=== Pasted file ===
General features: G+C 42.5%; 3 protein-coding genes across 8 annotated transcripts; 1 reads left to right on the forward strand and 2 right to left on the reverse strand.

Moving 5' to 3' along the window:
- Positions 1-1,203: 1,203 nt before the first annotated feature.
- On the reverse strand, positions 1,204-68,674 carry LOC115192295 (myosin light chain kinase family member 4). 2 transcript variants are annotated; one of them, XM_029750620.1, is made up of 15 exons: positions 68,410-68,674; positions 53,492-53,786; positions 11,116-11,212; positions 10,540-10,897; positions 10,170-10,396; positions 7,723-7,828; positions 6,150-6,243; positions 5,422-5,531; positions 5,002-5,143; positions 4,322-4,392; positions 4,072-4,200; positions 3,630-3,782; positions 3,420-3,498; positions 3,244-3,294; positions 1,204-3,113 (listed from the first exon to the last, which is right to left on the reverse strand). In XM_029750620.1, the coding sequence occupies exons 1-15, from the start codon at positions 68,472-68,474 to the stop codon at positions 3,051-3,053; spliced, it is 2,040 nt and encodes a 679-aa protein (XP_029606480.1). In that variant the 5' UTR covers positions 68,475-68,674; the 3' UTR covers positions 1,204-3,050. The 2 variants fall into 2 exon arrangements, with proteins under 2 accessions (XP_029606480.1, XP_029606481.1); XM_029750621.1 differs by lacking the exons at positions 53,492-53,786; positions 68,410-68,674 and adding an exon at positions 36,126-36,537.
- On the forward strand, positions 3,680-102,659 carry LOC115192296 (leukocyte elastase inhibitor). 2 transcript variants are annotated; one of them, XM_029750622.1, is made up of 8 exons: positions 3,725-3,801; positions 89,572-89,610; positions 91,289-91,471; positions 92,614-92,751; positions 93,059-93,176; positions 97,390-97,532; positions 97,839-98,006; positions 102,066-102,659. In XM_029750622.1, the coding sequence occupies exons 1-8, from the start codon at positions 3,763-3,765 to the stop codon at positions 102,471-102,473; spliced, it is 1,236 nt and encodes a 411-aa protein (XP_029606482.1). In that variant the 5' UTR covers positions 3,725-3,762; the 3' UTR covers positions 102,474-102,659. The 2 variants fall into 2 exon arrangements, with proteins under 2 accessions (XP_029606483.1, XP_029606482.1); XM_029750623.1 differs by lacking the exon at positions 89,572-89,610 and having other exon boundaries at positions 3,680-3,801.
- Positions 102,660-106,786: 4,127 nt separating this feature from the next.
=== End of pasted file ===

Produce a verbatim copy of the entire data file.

General features: G+C 42.5%; 3 protein-coding genes across 8 annotated transcripts; 1 reads left to right on the forward strand and 2 right to left on the reverse strand.

Moving 5' to 3' along the window:
- Positions 1-1,203: 1,203 nt before the first annotated feature.
- On the reverse strand, positions 1,204-68,674 carry LOC115192295 (myosin light chain kinase family member 4). 2 transcript variants are annotated; one of them, XM_029750620.1, is made up of 15 exons: positions 68,410-68,674; positions 53,492-53,786; positions 11,116-11,212; positions 10,540-10,897; positions 10,170-10,396; positions 7,723-7,828; positions 6,150-6,243; positions 5,422-5,531; positions 5,002-5,143; positions 4,322-4,392; positions 4,072-4,200; positions 3,630-3,782; positions 3,420-3,498; positions 3,244-3,294; positions 1,204-3,113 (listed from the first exon to the last, which is right to left on the reverse strand). In XM_029750620.1, the coding sequence occupies exons 1-15, from the start codon at positions 68,472-68,474 to the stop codon at positions 3,051-3,053; spliced, it is 2,040 nt and encodes a 679-aa protein (XP_029606480.1). In that variant the 5' UTR covers positions 68,475-68,674; the 3' UTR covers positions 1,204-3,050. The 2 variants fall into 2 exon arrangements, with proteins under 2 accessions (XP_029606480.1, XP_029606481.1); XM_029750621.1 differs by lacking the exons at positions 53,492-53,786; positions 68,410-68,674 and adding an exon at positions 36,126-36,537.
- On the forward strand, positions 3,680-102,659 carry LOC115192296 (leukocyte elastase inhibitor). 2 transcript variants are annotated; one of them, XM_029750622.1, is made up of 8 exons: positions 3,725-3,801; positions 89,572-89,610; positions 91,289-91,471; positions 92,614-92,751; positions 93,059-93,176; positions 97,390-97,532; positions 97,839-98,006; positions 102,066-102,659. In XM_029750622.1, the coding sequence occupies exons 1-8, from the start codon at positions 3,763-3,765 to the stop codon at positions 102,471-102,473; spliced, it is 1,236 nt and encodes a 411-aa protein (XP_029606482.1). In that variant the 5' UTR covers positions 3,725-3,762; the 3' UTR covers positions 102,474-102,659. The 2 variants fall into 2 exon arrangements, with proteins under 2 accessions (XP_029606483.1, XP_029606482.1); XM_029750623.1 differs by lacking the exon at positions 89,572-89,610 and having other exon boundaries at positions 3,680-3,801.
- Positions 102,660-106,786: 4,127 nt separating this feature from the next.